What is a DIEP flap? The deep inferior epigastric artery perforator (DIEP) flap uses the abdominal skin and fat to rebuild the breast. Either one or both breasts can be reconstructed with a DIEP flap. In appropriate candidates, it is a significant improvement over the pedicled TRAM flap because the muscle tissue of the abdomen is spared. This leads to quicker recovery times and less weakness of the abdominal wall. The abdominal tissue may provide enough tissue to build a breast without using a breast implant. DIEP flaps can be performed at the time of mastectomy (immediate reconstruction), or later on (delayed reconstruction).
The DIEP flap is a highly technical operation that involves a technique called microsurgery. This means that the abdominal tissues are transferred to the breast area and their blood vessels reconnected under a microscope to maintain blood flow. Surgeons, operating room teams and hospitals that have significant experience with microsurgery perform the DIEP flap.
Not all patients are candidates for a DIEP flap, but several other microsurgical and other flap options may still be available. Candidacy for a DIEP flap is determined by the specific anatomy of an individual’s deep inferior epigastric artery, previous abdominal surgery, body weight, and aesthetic expectations. On occasion, additional investigations like a CT scan angiogram (CTA) may be requested. If a DIEP flap is not possible, one alternative is a muscle-sparing free TRAM flap, which can be performed by taking minimal muscle and still requires microsurgery. This procedure allows the surgeon to create a larger breast than a DIEP flap and is safer in people who smoke or are heavier (up to a BMI of 35 to 40). A superficial inferior epigastric artery (SIEA) flap may also be possible. This flap completely spares the abdominal wall muscles but can only be performed in select patients who have a useable superficial inferior epigastric artery and vein and are not obese. Another microsurgical option is the transverse upper gracilis (TUG) flap, which uses tissue from the inner thigh to rebuild the breast. Pedicled TRAM or latissimus flaps are also excellent options for breast reconstruction in select patients when microvascular surgery is not a favored option.
DIEP Flap Video
Reconstructive timeline with DIEP flap:
- First operation: Breast reconstruction with DIEP flap(s) ± mastectomy.
- Office visits: Drain removals and wound checks.
- 3 months*: “Touch up” cosmetic appearance of DIEP flap if required; possible balancing procedure on other side. Possible fat grafts to optimize breast contours.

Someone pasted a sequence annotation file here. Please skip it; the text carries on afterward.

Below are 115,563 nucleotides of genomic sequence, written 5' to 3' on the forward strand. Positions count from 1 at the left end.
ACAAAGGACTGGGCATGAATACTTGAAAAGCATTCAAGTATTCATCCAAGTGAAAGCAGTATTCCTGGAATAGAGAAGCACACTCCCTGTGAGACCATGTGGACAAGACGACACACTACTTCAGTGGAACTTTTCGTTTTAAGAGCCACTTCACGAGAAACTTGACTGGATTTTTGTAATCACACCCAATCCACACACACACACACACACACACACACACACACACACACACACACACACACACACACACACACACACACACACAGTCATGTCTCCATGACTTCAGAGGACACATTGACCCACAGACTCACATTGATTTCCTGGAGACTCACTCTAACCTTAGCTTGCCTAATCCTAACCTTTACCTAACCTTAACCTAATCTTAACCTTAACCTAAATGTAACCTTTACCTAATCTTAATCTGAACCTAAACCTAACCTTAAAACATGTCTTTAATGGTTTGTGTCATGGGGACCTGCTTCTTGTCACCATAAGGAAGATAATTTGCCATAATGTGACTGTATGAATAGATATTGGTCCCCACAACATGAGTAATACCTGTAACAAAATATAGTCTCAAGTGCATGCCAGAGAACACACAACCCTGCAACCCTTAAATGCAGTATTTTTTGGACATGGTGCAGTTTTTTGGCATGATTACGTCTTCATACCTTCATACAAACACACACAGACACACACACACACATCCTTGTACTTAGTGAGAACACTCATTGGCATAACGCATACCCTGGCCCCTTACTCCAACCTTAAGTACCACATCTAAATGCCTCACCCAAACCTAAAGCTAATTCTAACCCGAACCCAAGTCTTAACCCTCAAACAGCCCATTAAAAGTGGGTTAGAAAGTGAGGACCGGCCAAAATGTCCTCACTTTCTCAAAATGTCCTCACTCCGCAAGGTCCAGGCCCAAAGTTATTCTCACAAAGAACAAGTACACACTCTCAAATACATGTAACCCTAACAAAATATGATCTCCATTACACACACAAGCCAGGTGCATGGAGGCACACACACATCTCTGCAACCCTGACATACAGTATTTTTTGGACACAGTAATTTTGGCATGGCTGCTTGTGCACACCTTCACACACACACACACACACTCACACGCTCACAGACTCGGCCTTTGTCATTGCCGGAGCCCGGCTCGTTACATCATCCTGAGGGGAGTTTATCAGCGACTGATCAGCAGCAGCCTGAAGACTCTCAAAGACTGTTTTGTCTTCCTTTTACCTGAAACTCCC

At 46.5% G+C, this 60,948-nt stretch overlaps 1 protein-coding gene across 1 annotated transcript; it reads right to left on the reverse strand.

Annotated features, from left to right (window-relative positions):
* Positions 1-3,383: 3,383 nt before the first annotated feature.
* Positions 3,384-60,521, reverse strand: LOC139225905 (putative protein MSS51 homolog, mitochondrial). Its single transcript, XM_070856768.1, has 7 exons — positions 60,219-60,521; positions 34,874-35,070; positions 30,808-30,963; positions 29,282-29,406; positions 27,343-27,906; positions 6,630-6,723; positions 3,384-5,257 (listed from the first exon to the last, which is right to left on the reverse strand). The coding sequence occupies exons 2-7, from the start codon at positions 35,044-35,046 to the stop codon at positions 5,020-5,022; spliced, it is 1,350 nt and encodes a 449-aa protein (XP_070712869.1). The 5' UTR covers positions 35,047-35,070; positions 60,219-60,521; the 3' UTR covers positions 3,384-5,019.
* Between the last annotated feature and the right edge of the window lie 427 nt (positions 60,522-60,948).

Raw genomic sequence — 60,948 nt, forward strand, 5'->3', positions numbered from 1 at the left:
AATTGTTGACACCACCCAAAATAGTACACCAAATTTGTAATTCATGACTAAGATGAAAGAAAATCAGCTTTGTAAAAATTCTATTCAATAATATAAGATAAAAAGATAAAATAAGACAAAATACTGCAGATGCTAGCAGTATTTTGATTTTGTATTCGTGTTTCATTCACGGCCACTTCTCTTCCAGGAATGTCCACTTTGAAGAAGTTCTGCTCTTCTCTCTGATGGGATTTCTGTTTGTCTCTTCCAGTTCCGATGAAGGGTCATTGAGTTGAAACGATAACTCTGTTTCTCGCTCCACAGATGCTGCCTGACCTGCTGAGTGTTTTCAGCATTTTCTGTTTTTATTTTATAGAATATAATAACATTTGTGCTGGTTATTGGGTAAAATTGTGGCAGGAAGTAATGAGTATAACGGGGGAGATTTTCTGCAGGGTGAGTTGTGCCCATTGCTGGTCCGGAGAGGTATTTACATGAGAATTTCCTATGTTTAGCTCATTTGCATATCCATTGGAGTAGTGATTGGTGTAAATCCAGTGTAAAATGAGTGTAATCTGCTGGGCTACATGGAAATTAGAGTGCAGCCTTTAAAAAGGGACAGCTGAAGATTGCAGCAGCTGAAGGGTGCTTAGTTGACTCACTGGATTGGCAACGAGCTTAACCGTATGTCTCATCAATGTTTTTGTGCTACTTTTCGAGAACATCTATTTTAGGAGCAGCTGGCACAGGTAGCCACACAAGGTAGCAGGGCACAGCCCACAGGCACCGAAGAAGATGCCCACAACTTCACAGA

- 6 months*: Nipple reconstruction. Possible fat grafts to optimize breast contours.
- 8 months*: Areola (pigmented circle that surrounds the nipple) reconstruction with tattoo.
- 12 -24 months*: Laser or IPL scar therapy.
* If you are having an immediate DIEP flap (mastectomy and DIEP flap at the same time) and chemotherapy is required, please add 4 months to the timeline. If radiation therapy is also required, please add 9 months to the timeline.
Breast Reconstruction: Seminar #1
Breast Reconstruction: Seminar #2
Anesthesia: A DIEP flap is performed with the patient under general anesthesia.
Length of procedure: 4 to 7 hours for one breast, 6 to 10 hours for two breasts.
Estimated recovery time: Hospitalization is usually 3 to 6 days. You can return to work after 3 to 6 weeks, depending on your job, and you should avoid vigorous activities for 6 weeks. Visible bruising and swelling should begin to improve within 3 weeks. Recovery time, however, is highly variable and depends on your health before surgery and history of smoking and radiation therapy. Unless you have an allergy, you will be required to take aspirin for one year after surgery. To learn how to prepare for a DIEP flap breast reconstruction and what to expect afterwards, click here to download our patient instructions for DIEP flap and free microvascular TRAM flap breast reconstruction.
Side effects: Common side effects include bruising and swelling. Blood flow to your flap will be carefully monitored after surgery. If there are concerns about the flap, you may require reoperation to assess the blood flow. You may have some weakness in the abdominal muscles, although one big advantage of the DIEP flap over a pedicled TRAM flap, in particular, is less abdominal wall weakness. Delayed wound healing and infections may occur. Click here to download a detailed consent form from the American Society of Plastic Surgeons that lists the risks and benefits of a DIEP flap breast reconstruction.
Before-and-after photos: Click here to view photos of breast reconstructions with DIEP and TRAM flaps.